Staphylococcus aureus bacteremia in an Indian tertiary care hospital: observational study on clinical epidemiology, resistance characteristics, and carriage of the Panton-Valentine leukocidin gene.
Int J Infect Dis. 2013 Nov;17(11):e1051-5
Authors: Eshwara VK, Munim F, Tellapragada C, Kamath A, Varma M, Lewis LE, Mukhopadhyay C
OBJECTIVES: To analyze the epidemiology and laboratory characteristics of Staphylococcus aureus bacteremia (SAB) in an Indian tertiary care hospital.
METHODS: We collected clinical, epidemiological, and laboratory data of all cases of SAB during August 2010 through July 2011. All isolates were tested for the Panton-Valentine leukocidin (PVL) gene.
RESULTS: Eighteen percent of all blood stream infections (BSIs) were attributable to S. aureus. Among a total of 70 cases of SAB, 54% were due to methicillin-resistant S. aureus (MRSA) and 46% to methicillin-susceptible S. aureus (MSSA). Seventy-four percent of the cases had community-acquired (CA) SAB, among whom 69% had been hospitalized previously. Skin and soft tissue infections (SSTI) (30%) and respiratory infections (24%) were the common sources of bacteremia. The overall case fatality rate was 27%, and a similar percentage (23%) of patients discontinued therapy due to a poor medical outcome. The PVL gene was detected in 16% of S. aureus isolates, predominantly in CA-S. aureus (82%). SSTIs and pneumonia were the common sources of bacteremia in 45% of patients infected with a PVL-positive strain.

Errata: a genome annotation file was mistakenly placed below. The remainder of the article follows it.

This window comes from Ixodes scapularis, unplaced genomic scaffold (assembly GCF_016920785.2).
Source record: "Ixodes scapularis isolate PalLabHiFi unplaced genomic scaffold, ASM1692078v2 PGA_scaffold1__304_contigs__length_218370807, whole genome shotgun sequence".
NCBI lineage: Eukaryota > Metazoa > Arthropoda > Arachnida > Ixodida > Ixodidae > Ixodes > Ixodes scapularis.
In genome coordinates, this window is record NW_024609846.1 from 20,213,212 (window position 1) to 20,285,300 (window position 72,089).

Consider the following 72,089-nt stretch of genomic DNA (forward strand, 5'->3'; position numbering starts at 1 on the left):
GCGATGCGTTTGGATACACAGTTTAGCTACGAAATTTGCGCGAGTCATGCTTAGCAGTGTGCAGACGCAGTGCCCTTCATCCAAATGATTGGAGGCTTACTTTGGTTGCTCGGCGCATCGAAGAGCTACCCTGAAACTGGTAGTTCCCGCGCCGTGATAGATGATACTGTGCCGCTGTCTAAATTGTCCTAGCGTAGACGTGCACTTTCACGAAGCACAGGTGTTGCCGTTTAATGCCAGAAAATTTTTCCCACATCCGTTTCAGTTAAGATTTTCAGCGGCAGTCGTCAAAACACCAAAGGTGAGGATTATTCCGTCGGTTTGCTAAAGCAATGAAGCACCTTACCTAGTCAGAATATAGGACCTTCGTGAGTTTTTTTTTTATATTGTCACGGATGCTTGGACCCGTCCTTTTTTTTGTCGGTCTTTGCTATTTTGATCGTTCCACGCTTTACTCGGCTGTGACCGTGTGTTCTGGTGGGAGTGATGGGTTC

CONCLUSIONS: S. aureus is a significant cause of BSI with a case fatality rate comparable to those of other developing nations. The upsurge in MRSA rates is alarming in our setup. Antibiotic stewardship and strict control of antibiotic use must be implemented by health care professionals to curb the increasing trend in MRSA BSIs.
PMID: 23891294 [PubMed - indexed for MEDLINE]